Employment Standards | Employment Standards | Just Cause
While business cause may be a corporate justification for a decision to end the employment relationship, it does not necessarily constitute legal cause with the. Termination for cause generally occurs when an employee makes a If an employment relationship is terminated for cause, the employer will. Although an employer may have just cause to terminate your employment, to the root of the employment relationship, such that the underlying relationship and .
At-will employment - Wikipedia
Once a firm makes a decision about which approach it is going to use with its employees, it must be very careful to stick to that decision. Look at the following example; Ed B. The employee handbook stated that the first 90 days on the job was a probationary period.
He was evaluated favorably. The performance appraisal form did not contain an Employment-at-Will statement and the probationary period was shown to be an implied and accepted contract between employer and employee. However, the employee handbook also contained a section, which spelled out a progressive step-discipline system.
The court found that Lionel M. Employment-at-Will simply means that the employer and employee have a working arrangement where either party can terminate at any time, with or without cause and with or without notice and regardless of the manner in which wages are paid.
Vance Redwood Lumber Co. Most of the exceptions can be categorized under three broad legal headings: This just underscores the cost when the law is not carefully adhered to for Employment-at-Will. Public Policy Exceptions The termination of an employee based upon requiring the employee to violate a state or federal Law, a state or federal Constitution, or professional regulations or codes of ethics is not allowed.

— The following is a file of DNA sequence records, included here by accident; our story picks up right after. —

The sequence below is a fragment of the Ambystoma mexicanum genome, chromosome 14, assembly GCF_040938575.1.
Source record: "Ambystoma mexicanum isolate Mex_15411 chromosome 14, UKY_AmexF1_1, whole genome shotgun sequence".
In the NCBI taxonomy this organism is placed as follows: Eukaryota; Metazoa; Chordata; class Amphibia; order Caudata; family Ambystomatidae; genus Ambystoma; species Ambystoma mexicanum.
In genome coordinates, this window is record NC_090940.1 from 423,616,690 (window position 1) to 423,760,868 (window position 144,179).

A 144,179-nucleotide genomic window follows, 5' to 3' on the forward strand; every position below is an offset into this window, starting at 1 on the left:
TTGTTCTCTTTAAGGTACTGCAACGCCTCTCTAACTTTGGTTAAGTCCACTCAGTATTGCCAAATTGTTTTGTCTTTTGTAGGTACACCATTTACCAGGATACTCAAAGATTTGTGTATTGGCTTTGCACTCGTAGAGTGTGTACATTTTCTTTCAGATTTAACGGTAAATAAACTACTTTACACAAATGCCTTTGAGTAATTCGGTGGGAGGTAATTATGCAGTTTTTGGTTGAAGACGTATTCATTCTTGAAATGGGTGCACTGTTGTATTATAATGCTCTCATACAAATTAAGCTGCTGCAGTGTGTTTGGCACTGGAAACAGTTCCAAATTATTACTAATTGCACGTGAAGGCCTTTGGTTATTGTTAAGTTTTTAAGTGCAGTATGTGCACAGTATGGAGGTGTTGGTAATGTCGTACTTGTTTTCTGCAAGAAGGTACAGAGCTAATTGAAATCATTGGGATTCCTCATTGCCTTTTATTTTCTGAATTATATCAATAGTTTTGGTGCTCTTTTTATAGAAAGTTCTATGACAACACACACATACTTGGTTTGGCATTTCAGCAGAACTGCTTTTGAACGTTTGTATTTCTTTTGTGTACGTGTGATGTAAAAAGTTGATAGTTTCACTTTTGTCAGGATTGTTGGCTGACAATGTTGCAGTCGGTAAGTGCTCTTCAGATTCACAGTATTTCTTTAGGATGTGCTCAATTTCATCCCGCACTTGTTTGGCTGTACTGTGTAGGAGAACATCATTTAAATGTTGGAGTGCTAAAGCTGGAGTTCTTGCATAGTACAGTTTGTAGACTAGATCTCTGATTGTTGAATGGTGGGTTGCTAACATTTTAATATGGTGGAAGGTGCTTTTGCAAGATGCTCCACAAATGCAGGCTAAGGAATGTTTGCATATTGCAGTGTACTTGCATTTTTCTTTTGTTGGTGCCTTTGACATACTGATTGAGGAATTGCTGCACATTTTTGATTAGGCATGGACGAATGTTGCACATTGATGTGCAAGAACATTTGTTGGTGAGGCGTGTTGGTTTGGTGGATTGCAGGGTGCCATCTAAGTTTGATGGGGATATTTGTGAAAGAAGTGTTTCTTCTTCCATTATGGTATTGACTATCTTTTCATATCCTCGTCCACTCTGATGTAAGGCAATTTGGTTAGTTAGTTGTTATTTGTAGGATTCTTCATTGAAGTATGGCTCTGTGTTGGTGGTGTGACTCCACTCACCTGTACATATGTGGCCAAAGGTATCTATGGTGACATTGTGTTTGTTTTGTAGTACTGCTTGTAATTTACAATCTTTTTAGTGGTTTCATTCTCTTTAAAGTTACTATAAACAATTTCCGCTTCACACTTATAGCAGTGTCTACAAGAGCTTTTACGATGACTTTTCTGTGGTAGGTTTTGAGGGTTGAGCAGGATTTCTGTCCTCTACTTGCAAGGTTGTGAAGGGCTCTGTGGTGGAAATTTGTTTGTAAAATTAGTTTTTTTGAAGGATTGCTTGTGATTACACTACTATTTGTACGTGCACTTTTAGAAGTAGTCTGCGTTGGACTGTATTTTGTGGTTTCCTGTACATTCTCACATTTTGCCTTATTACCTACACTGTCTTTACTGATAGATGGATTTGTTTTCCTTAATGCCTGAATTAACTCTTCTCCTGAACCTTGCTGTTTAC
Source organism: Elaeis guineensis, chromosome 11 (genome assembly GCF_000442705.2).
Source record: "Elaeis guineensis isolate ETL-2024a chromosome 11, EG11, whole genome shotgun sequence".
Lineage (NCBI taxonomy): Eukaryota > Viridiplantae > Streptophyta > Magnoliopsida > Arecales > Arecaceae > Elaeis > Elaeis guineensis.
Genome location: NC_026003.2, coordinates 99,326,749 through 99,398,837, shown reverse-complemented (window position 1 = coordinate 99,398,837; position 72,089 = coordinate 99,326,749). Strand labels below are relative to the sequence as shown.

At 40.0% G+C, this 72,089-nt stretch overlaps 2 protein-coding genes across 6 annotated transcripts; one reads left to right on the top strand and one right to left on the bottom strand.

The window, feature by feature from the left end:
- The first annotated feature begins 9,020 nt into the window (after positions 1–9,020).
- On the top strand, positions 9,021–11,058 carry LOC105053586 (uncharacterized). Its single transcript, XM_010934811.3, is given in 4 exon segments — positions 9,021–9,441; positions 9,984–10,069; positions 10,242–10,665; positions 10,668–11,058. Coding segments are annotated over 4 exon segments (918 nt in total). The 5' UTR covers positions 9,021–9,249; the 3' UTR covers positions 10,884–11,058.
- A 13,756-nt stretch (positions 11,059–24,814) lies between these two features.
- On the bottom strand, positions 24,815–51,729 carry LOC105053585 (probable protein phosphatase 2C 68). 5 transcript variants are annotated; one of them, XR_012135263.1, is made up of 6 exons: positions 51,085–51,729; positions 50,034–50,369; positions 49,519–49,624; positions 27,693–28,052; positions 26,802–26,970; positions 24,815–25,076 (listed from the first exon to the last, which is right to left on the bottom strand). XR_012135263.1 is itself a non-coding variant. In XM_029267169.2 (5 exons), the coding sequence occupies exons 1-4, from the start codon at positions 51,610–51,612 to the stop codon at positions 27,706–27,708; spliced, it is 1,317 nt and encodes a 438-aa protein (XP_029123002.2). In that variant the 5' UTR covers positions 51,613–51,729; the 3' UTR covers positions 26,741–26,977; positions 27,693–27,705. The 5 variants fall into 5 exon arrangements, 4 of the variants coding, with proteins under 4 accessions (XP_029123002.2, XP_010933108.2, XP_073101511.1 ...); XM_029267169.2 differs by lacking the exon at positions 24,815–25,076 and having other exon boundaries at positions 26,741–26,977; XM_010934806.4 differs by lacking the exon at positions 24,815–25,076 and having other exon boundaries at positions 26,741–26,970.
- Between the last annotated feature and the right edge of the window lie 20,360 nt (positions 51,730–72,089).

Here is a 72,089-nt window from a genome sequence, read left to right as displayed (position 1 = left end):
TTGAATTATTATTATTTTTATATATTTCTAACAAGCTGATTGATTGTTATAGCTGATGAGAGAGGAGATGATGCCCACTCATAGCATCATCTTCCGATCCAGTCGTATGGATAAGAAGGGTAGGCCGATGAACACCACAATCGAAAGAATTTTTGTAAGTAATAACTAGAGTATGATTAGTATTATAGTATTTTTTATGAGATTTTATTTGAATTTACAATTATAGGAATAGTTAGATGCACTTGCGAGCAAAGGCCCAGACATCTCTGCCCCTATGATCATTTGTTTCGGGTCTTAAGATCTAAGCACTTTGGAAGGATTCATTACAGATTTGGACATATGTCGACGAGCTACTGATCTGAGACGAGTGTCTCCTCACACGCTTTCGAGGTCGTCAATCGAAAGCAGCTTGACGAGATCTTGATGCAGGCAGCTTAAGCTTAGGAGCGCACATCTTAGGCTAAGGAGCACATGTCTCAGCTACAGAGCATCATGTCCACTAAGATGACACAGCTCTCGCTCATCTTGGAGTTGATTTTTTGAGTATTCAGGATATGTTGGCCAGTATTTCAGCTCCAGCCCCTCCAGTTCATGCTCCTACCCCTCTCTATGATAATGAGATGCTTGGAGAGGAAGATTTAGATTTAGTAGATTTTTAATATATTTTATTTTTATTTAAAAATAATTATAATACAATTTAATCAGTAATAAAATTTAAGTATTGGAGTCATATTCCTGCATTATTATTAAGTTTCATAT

Termination for filing a safety complaint with OSHA. Termination because of military requirements.
Termination for serving on a jury. Termination for refusing to subject oneself to sexual advances. Termination for discussing one's salary. The list above gives a good indication of what is involved.
The list is far from complete. Dozens and dozens of public policy exceptions exist. Implied Employment Contract This aspect of personnel relations has given companies trouble for years.
The use of a probationary period in an Employment-at-Will relationship is not advised. Normally, once the employee has completed the probationary period, beware of statements such as the following: You will be employed by the company as long as your job performance meets the standards of the position. When management makes this type of statement it creates a legally binding situation that the company will only discharge for a performance-related item.
In Employment-at-Will situations, it is of paramount importance not to have a progressive discipline program presented in any official way, such as in an employee handbook.
A stated progressive discipline program becomes a contract between the employer and the employee. This implied contract, of course, precludes summary termination.
Cases have been argued and won by employees that performance appraisal systems create a perception of continued employment. If a company has a goal-setting exercise, that sets future performance targets for an employee and the employee meets the goals; the company will have a hard time terminating the employee using an Employment-at-Will approach.